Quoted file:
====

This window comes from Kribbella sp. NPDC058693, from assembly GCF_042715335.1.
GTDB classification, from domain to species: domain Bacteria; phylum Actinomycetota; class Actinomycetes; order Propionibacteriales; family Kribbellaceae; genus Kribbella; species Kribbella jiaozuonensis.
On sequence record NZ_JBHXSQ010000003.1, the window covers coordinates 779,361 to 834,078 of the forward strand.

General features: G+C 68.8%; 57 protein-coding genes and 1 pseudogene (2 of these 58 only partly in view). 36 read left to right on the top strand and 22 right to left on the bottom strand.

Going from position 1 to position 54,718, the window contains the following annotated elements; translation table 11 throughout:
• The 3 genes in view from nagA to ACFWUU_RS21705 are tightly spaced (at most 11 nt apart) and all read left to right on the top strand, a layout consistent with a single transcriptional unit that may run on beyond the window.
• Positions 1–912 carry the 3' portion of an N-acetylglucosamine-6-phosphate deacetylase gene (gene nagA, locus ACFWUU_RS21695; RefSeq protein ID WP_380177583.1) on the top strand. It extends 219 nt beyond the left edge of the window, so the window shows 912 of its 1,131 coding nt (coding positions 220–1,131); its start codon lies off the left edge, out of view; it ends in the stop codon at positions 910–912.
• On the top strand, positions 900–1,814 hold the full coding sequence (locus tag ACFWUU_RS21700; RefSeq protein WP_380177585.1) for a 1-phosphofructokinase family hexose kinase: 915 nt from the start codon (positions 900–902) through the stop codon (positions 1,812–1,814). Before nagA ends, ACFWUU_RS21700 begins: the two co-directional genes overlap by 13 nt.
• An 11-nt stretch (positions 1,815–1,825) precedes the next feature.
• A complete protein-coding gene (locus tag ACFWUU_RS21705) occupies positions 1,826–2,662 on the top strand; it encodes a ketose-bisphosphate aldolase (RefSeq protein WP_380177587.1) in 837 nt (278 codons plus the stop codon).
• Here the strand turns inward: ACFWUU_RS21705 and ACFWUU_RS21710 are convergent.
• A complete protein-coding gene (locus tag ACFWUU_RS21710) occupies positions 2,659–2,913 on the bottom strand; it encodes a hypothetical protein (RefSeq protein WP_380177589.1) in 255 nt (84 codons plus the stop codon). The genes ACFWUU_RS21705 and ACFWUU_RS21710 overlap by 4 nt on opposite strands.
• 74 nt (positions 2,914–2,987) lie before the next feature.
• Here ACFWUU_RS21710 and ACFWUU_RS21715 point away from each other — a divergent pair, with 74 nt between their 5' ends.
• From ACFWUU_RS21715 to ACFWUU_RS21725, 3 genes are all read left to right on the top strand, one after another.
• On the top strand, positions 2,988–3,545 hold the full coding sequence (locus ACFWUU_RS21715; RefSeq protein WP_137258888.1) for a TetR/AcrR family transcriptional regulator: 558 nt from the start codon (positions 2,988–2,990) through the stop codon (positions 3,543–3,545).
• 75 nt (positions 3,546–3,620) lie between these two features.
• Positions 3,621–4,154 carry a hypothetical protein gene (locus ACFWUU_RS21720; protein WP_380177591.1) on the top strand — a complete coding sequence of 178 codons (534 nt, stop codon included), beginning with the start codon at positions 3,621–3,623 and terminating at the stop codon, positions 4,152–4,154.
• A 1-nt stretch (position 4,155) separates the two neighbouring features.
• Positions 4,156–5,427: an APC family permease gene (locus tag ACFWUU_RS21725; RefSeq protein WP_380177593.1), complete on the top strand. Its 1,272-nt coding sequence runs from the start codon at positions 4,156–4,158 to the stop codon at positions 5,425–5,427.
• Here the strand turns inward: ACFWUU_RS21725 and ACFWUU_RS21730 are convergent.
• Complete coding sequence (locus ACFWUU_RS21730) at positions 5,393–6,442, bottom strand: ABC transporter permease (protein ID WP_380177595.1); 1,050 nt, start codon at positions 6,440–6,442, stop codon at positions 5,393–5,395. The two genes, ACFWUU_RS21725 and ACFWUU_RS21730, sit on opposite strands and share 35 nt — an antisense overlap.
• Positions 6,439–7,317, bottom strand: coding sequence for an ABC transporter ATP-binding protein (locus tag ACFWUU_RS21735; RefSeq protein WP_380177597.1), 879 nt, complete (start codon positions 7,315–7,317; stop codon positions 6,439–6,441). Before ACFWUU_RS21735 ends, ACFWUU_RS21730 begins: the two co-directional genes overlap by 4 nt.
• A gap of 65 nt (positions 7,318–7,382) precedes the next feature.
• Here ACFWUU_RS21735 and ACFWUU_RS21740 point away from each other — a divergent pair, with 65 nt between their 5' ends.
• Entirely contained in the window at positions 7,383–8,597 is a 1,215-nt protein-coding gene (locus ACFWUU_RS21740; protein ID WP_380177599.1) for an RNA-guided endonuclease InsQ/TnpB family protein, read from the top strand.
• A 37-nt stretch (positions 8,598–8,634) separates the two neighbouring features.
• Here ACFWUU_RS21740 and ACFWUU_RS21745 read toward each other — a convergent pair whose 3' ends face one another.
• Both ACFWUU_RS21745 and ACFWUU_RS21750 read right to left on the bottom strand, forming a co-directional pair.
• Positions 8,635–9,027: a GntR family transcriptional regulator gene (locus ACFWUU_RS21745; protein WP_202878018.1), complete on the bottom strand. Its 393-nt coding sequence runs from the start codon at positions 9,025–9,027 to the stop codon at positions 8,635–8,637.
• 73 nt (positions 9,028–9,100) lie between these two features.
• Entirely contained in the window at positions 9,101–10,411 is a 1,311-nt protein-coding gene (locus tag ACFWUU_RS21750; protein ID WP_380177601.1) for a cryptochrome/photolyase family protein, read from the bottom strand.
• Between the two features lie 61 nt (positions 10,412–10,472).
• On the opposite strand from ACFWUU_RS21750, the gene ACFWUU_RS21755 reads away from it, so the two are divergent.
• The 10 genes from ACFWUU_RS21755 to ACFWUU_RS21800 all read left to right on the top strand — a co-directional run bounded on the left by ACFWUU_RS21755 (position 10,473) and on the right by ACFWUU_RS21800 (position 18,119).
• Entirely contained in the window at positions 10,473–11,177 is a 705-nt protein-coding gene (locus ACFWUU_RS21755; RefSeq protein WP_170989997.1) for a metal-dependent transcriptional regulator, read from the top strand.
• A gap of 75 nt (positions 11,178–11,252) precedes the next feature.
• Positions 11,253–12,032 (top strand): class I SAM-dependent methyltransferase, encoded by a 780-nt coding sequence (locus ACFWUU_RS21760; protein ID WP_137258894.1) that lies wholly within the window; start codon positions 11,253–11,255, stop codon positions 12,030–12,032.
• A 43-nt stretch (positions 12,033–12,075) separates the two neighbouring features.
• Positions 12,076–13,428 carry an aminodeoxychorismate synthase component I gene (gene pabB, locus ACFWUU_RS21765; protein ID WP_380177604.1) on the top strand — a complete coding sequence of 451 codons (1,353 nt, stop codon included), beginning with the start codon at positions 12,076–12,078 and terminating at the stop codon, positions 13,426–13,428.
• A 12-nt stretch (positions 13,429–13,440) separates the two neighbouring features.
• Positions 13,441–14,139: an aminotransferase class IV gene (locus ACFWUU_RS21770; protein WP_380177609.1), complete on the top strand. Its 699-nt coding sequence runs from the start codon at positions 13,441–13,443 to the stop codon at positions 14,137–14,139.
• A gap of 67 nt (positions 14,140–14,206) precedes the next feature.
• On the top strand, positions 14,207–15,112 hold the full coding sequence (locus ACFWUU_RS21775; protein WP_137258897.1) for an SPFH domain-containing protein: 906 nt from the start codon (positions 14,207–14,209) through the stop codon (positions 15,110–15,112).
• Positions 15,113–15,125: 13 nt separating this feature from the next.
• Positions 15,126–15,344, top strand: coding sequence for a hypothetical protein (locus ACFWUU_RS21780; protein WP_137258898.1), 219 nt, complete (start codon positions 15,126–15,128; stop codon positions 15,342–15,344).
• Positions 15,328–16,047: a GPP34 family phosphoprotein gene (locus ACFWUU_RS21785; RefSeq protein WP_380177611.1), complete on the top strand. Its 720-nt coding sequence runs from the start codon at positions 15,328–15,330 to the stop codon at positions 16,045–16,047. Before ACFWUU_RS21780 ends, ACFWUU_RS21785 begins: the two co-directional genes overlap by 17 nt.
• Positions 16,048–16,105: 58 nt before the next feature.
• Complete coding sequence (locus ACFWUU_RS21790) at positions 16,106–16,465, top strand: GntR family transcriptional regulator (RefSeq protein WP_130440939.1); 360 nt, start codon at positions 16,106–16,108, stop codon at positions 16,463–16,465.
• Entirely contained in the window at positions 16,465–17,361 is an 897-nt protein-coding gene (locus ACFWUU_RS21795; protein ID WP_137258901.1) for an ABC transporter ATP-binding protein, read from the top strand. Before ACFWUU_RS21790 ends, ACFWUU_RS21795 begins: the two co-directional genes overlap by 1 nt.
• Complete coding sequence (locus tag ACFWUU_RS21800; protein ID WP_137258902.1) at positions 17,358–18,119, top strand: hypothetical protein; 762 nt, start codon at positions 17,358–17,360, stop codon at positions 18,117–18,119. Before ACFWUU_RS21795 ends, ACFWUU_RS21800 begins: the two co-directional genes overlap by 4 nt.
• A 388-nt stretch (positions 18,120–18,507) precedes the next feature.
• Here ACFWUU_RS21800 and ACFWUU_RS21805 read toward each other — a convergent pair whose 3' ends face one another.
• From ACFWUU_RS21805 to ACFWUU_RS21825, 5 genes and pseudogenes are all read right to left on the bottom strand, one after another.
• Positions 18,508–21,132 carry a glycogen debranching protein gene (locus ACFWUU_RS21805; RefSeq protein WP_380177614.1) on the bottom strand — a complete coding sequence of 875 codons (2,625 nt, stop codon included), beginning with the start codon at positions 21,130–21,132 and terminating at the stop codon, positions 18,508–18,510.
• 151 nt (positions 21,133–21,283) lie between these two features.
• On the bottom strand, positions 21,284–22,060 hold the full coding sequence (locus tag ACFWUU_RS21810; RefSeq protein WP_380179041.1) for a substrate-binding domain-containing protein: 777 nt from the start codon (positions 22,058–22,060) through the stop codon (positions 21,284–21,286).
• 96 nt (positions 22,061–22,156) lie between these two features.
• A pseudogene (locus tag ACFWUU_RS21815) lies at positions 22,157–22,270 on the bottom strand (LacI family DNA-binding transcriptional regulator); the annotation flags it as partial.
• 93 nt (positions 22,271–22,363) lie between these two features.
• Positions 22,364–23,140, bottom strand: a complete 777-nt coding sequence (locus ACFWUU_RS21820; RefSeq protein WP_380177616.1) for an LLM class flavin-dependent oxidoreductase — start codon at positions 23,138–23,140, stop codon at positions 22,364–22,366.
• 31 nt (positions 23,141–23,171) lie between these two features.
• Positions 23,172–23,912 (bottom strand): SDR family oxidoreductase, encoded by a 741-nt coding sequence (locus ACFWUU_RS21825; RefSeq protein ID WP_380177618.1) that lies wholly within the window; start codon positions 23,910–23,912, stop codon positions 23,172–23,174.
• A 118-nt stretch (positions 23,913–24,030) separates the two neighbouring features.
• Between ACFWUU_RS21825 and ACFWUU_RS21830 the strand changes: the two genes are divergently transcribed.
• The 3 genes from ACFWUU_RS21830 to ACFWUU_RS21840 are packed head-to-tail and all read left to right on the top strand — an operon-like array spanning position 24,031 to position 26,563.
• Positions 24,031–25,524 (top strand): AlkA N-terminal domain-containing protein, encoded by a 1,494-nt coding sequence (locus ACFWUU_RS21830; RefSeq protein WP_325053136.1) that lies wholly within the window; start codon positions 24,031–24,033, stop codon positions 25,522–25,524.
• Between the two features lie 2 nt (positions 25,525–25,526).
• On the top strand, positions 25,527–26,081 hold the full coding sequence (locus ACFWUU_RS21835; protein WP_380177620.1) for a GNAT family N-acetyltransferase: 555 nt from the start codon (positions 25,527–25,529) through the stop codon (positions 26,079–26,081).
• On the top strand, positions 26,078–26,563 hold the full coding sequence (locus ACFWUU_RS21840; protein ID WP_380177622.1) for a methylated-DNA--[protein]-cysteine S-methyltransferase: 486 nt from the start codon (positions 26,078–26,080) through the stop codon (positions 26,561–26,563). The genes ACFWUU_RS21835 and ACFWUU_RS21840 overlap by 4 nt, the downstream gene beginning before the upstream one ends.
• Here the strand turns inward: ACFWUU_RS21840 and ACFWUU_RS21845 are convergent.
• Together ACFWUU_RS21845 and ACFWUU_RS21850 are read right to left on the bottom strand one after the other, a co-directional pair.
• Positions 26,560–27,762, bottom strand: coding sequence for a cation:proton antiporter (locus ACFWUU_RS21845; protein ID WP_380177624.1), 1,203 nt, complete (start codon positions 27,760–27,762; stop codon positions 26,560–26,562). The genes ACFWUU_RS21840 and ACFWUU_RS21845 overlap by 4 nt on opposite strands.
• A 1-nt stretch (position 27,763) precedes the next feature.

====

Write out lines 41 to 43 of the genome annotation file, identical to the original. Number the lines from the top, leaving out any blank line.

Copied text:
• A 12-nt stretch (positions 13,429–13,440) separates the two neighbouring features.
• Positions 13,441–14,139: an aminotransferase class IV gene (locus ACFWUU_RS21770; protein WP_380177609.1), complete on the top strand. Its 699-nt coding sequence runs from the start codon at positions 13,441–13,443 to the stop codon at positions 14,137–14,139.
• A gap of 67 nt (positions 14,140–14,206) precedes the next feature.